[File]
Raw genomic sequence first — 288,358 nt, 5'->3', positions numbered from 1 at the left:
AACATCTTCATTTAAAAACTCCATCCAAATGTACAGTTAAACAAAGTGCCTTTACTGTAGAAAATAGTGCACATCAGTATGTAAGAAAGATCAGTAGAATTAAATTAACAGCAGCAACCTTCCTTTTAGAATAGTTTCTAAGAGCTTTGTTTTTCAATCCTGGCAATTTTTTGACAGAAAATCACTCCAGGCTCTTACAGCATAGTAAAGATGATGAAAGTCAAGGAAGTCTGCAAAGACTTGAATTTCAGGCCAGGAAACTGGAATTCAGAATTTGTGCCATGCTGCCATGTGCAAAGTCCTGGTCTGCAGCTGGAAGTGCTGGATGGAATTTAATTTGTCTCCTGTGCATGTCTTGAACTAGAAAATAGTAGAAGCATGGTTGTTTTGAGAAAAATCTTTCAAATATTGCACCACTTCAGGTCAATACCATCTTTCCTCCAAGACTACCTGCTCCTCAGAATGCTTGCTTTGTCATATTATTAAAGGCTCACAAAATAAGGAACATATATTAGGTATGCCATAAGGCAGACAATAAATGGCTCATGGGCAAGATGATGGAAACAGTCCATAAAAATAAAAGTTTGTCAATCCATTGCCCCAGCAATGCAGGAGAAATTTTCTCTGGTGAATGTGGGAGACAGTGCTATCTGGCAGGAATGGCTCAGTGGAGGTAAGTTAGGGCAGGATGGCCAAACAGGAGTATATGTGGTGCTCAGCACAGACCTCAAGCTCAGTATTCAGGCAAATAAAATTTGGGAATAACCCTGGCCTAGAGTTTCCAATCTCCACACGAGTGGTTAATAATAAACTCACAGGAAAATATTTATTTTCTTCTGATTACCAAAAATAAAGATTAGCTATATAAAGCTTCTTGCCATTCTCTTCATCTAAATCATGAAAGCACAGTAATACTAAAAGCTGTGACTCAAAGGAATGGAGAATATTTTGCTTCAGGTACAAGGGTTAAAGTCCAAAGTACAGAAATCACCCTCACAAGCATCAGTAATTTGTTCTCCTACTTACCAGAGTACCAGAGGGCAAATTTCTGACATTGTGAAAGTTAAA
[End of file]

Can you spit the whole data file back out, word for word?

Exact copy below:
Raw genomic sequence first — 288,358 nt, 5'->3', positions numbered from 1 at the left:
AACATCTTCATTTAAAAACTCCATCCAAATGTACAGTTAAACAAAGTGCCTTTACTGTAGAAAATAGTGCACATCAGTATGTAAGAAAGATCAGTAGAATTAAATTAACAGCAGCAACCTTCCTTTTAGAATAGTTTCTAAGAGCTTTGTTTTTCAATCCTGGCAATTTTTTGACAGAAAATCACTCCAGGCTCTTACAGCATAGTAAAGATGATGAAAGTCAAGGAAGTCTGCAAAGACTTGAATTTCAGGCCAGGAAACTGGAATTCAGAATTTGTGCCATGCTGCCATGTGCAAAGTCCTGGTCTGCAGCTGGAAGTGCTGGATGGAATTTAATTTGTCTCCTGTGCATGTCTTGAACTAGAAAATAGTAGAAGCATGGTTGTTTTGAGAAAAATCTTTCAAATATTGCACCACTTCAGGTCAATACCATCTTTCCTCCAAGACTACCTGCTCCTCAGAATGCTTGCTTTGTCATATTATTAAAGGCTCACAAAATAAGGAACATATATTAGGTATGCCATAAGGCAGACAATAAATGGCTCATGGGCAAGATGATGGAAACAGTCCATAAAAATAAAAGTTTGTCAATCCATTGCCCCAGCAATGCAGGAGAAATTTTCTCTGGTGAATGTGGGAGACAGTGCTATCTGGCAGGAATGGCTCAGTGGAGGTAAGTTAGGGCAGGATGGCCAAACAGGAGTATATGTGGTGCTCAGCACAGACCTCAAGCTCAGTATTCAGGCAAATAAAATTTGGGAATAACCCTGGCCTAGAGTTTCCAATCTCCACACGAGTGGTTAATAATAAACTCACAGGAAAATATTTATTTTCTTCTGATTACCAAAAATAAAGATTAGCTATATAAAGCTTCTTGCCATTCTCTTCATCTAAATCATGAAAGCACAGTAATACTAAAAGCTGTGACTCAAAGGAATGGAGAATATTTTGCTTCAGGTACAAGGGTTAAAGTCCAAAGTACAGAAATCACCCTCACAAGCATCAGTAATTTGTTCTCCTACTTACCAGAGTACCAGAGGGCAAATTTCTGACATTGTGAAAGTTAAA